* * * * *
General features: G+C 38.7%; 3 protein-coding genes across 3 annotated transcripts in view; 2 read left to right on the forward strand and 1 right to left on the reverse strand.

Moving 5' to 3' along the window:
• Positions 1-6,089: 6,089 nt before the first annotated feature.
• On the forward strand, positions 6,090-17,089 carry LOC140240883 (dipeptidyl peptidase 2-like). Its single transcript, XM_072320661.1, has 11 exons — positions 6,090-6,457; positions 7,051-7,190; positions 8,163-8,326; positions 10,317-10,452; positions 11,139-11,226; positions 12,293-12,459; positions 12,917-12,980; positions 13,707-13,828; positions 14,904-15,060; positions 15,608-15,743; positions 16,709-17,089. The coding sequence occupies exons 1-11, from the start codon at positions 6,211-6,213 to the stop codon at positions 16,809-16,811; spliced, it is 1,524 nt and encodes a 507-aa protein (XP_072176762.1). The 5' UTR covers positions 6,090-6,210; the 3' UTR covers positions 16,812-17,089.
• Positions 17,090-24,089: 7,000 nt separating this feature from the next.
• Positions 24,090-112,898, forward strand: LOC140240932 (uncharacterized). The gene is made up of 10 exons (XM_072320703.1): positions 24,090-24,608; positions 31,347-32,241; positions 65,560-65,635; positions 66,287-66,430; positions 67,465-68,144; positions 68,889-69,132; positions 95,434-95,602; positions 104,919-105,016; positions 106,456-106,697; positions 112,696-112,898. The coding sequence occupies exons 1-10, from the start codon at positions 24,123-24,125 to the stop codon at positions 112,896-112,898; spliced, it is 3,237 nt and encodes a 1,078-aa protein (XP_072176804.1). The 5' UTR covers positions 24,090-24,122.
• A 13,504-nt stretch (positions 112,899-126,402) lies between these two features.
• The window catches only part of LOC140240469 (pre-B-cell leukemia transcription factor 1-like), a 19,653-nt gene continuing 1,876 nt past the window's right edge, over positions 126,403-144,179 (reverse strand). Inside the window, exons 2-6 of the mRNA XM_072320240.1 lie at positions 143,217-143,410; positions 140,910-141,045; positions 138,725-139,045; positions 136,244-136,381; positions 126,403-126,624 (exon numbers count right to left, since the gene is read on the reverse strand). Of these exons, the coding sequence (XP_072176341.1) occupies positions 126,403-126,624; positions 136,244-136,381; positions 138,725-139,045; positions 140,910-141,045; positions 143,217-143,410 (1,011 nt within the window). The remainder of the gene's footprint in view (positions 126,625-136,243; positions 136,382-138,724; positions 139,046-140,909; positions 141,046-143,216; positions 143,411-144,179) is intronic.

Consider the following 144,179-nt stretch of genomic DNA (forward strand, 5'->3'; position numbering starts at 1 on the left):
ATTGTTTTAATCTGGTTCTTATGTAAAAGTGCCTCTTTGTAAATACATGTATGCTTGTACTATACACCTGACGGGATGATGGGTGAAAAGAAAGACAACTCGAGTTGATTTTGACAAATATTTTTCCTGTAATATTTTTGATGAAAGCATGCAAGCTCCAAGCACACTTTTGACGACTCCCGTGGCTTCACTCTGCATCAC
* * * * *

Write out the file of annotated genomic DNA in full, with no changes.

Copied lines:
General features: G+C 38.7%; 3 protein-coding genes across 3 annotated transcripts in view; 2 read left to right on the forward strand and 1 right to left on the reverse strand.

Moving 5' to 3' along the window:
• Positions 1-6,089: 6,089 nt before the first annotated feature.
• On the forward strand, positions 6,090-17,089 carry LOC140240883 (dipeptidyl peptidase 2-like). Its single transcript, XM_072320661.1, has 11 exons — positions 6,090-6,457; positions 7,051-7,190; positions 8,163-8,326; positions 10,317-10,452; positions 11,139-11,226; positions 12,293-12,459; positions 12,917-12,980; positions 13,707-13,828; positions 14,904-15,060; positions 15,608-15,743; positions 16,709-17,089. The coding sequence occupies exons 1-11, from the start codon at positions 6,211-6,213 to the stop codon at positions 16,809-16,811; spliced, it is 1,524 nt and encodes a 507-aa protein (XP_072176762.1). The 5' UTR covers positions 6,090-6,210; the 3' UTR covers positions 16,812-17,089.
• Positions 17,090-24,089: 7,000 nt separating this feature from the next.
• Positions 24,090-112,898, forward strand: LOC140240932 (uncharacterized). The gene is made up of 10 exons (XM_072320703.1): positions 24,090-24,608; positions 31,347-32,241; positions 65,560-65,635; positions 66,287-66,430; positions 67,465-68,144; positions 68,889-69,132; positions 95,434-95,602; positions 104,919-105,016; positions 106,456-106,697; positions 112,696-112,898. The coding sequence occupies exons 1-10, from the start codon at positions 24,123-24,125 to the stop codon at positions 112,896-112,898; spliced, it is 3,237 nt and encodes a 1,078-aa protein (XP_072176804.1). The 5' UTR covers positions 24,090-24,122.
• A 13,504-nt stretch (positions 112,899-126,402) lies between these two features.
• The window catches only part of LOC140240469 (pre-B-cell leukemia transcription factor 1-like), a 19,653-nt gene continuing 1,876 nt past the window's right edge, over positions 126,403-144,179 (reverse strand). Inside the window, exons 2-6 of the mRNA XM_072320240.1 lie at positions 143,217-143,410; positions 140,910-141,045; positions 138,725-139,045; positions 136,244-136,381; positions 126,403-126,624 (exon numbers count right to left, since the gene is read on the reverse strand). Of these exons, the coding sequence (XP_072176341.1) occupies positions 126,403-126,624; positions 136,244-136,381; positions 138,725-139,045; positions 140,910-141,045; positions 143,217-143,410 (1,011 nt within the window). The remainder of the gene's footprint in view (positions 126,625-136,243; positions 136,382-138,724; positions 139,046-140,909; positions 141,046-143,216; positions 143,411-144,179) is intronic.

Consider the following 144,179-nt stretch of genomic DNA (forward strand, 5'->3'; position numbering starts at 1 on the left):
ATTGTTTTAATCTGGTTCTTATGTAAAAGTGCCTCTTTGTAAATACATGTATGCTTGTACTATACACCTGACGGGATGATGGGTGAAAAGAAAGACAACTCGAGTTGATTTTGACAAATATTTTTCCTGTAATATTTTTGATGAAAGCATGCAAGCTCCAAGCACACTTTTGACGACTCCCGTGGCTTCACTCTGCATCAC